Elie Wiesel, a survivor of a Nazi concentration camp, was not only to be a voice and a memorial for the murdered millions. His life’s mission was to serve as a conscience to the world, to remind humanity of the horrors of war and mass murder, to help humanity understand that there should never again be concentration camps, genocide, ruthless and merciless tyranny.
The Jewish Press newspaper has a bi-weekly feature in which questions are asked to a panel of rabbis. Rabbi Marc Angel is one of the respondents and here are his replies to recent questions dealing with parent/child relationships, family responsibilities, the "agundah" issue, and use of social media.
Albert Einstein (1879-1955) was one of humanity’s greatest geniuses, a man whose mind plumbed the depths of universe. But his greatness transcended his being gifted with an extraordinary IQ: he had imagination; he wondered about things; he let his mind drift in new and unexpected pathways.
Religion produces the very best type of people: saintly, humble, compassionate, and genuinely pious. But we cannot help but notice that religion also produces—or at least harbors—the very worst type of people: terrorists, bigoted zealots, and self-righteous egotists. So religion has two faces: one that is righteous and compassionate; and one that is self-righteous and hate-filled.
These are excerpts about Rabbi Yaacov Huli (1689-1732) drawn from Rabbi Marc D. Angel's book, Voices in Exile. Rabbi Huli originated the Me'am Lo'ez, a Ladino biblical encyclopedia that reached many thousands of readers throughout the Sephardic world. In recent years, the Me'am Lo'ez had been published in Hebrew translation. Rabbi Aryeh Kaplan, of blessed memory, translated the Me'am Lo'ez into English.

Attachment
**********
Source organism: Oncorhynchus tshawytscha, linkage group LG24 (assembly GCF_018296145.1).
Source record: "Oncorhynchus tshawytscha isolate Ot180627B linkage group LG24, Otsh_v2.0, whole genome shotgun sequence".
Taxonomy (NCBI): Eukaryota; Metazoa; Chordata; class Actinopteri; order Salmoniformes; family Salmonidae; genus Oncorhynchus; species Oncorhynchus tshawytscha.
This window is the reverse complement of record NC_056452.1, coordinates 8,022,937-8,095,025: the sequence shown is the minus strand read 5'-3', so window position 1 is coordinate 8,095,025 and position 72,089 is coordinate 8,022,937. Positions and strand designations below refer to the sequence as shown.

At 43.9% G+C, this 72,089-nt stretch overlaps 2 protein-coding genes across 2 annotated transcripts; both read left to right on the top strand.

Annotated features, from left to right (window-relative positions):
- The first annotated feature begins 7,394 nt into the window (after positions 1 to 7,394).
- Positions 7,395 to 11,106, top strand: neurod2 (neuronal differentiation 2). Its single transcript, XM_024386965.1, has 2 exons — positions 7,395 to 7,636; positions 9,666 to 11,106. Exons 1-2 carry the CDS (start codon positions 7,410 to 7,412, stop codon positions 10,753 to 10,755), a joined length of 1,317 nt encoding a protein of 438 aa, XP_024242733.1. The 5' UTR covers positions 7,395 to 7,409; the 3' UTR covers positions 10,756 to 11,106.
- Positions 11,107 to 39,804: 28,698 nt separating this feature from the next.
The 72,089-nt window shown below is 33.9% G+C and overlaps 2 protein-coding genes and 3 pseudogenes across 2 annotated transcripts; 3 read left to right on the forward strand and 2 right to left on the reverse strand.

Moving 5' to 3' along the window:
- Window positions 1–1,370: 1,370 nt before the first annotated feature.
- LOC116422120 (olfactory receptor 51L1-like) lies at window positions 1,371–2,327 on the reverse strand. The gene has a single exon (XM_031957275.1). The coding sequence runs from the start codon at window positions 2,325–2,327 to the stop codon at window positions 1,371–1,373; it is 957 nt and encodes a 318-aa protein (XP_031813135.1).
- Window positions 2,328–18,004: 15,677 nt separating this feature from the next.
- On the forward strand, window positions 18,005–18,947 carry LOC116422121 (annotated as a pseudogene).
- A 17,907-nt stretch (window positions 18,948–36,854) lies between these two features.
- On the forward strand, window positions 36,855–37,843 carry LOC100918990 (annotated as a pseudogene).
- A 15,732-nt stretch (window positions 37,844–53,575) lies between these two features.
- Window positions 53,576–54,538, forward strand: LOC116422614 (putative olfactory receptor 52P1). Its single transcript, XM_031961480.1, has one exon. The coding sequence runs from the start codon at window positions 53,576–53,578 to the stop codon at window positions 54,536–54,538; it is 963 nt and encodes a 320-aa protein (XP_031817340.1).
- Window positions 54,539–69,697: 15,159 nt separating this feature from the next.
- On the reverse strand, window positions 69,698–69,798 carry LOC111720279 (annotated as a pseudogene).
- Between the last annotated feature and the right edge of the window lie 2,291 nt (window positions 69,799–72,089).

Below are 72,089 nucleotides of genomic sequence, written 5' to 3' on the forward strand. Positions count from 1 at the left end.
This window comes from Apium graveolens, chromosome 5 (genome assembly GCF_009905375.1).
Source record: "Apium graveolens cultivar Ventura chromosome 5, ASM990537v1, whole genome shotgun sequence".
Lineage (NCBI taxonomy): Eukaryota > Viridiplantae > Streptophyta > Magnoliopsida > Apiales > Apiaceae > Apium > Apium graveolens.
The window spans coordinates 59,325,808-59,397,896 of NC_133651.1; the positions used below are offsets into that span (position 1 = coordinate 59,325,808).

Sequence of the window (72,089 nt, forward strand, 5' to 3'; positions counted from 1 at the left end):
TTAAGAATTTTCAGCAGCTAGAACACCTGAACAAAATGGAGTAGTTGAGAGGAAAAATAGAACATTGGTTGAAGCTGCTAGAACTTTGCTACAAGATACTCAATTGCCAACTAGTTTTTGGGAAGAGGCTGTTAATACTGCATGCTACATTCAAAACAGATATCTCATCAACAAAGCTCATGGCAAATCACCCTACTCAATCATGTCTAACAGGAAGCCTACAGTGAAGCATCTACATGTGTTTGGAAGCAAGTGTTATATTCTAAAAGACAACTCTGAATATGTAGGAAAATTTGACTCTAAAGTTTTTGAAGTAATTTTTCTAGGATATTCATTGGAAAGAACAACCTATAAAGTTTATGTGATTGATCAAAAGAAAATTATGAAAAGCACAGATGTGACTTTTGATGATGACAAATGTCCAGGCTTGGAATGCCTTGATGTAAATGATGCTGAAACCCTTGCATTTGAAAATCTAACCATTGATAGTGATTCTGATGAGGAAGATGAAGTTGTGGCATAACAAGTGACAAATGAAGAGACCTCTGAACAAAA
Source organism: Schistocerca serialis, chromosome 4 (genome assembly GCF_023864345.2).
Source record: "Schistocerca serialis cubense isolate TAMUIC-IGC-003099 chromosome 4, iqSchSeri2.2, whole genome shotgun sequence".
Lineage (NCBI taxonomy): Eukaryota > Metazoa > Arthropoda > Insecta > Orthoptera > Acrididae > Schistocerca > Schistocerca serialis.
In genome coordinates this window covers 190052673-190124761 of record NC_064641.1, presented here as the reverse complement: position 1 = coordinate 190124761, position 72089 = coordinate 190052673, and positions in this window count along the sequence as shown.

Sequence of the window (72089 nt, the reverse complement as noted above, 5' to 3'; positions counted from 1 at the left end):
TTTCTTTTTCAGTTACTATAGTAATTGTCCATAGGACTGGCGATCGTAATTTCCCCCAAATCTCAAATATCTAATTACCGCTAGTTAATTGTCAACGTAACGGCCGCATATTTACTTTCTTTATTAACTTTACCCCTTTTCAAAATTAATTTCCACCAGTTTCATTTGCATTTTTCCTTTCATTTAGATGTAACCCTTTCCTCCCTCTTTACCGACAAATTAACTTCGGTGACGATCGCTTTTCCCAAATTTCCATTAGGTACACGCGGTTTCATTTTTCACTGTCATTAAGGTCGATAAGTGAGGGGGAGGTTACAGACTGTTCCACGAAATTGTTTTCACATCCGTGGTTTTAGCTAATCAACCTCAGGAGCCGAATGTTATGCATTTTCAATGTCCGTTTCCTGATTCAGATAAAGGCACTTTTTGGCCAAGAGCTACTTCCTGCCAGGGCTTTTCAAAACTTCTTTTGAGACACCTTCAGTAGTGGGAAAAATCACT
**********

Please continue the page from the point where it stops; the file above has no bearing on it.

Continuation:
For Modern Orthodoxy to succeed in meeting its responsibility, it will be necessary for us to recognize that we are part of the contemporary world-time. We should have a blue ribbon panel composed of Modern Orthodox rabbinic scholars who will be willing to come up with specific halakhic rulings for our generation. If we have the confidence and good sense to lead, we may be surprised to find that many people are ready to follow.
Judaism seeks to bring us closer to God through proper thought and deed. Superstition seeks to circumvent God's power through the use of magical formulae or rituals. While Judaism demands intellectual and moral excellence and a direct relationship with God, superstition provides purported means of bypassing or manipulating God in order to ward off evil or to achieve some other desired goal.
For some critics, everyone in the world seems to have rights...except Jews. Every nation in the world has the right to defend its citizens...except Israel. These are positions which must be repudiated by all fair-minded people. These are positions which most surely should be repudiated by the victims of such views...the Jews themselves.
Although current manifestations of anti-Semitism and anti-Zionism are ugly and painful, we must take the long view of things. This isn’t the first period of Jewish history where Jews faced viciousness and violence. But long experience has taught us to stay strong, stay confident, stay positive. The challenge to our generation is to stand tall as Jews, to stand strong on behalf of Israel.
Was my mother a success? Was she happy? Did she fulfill her mission in life? The answer to these questions depends on how we evaluate success, happiness and fulfillment in life.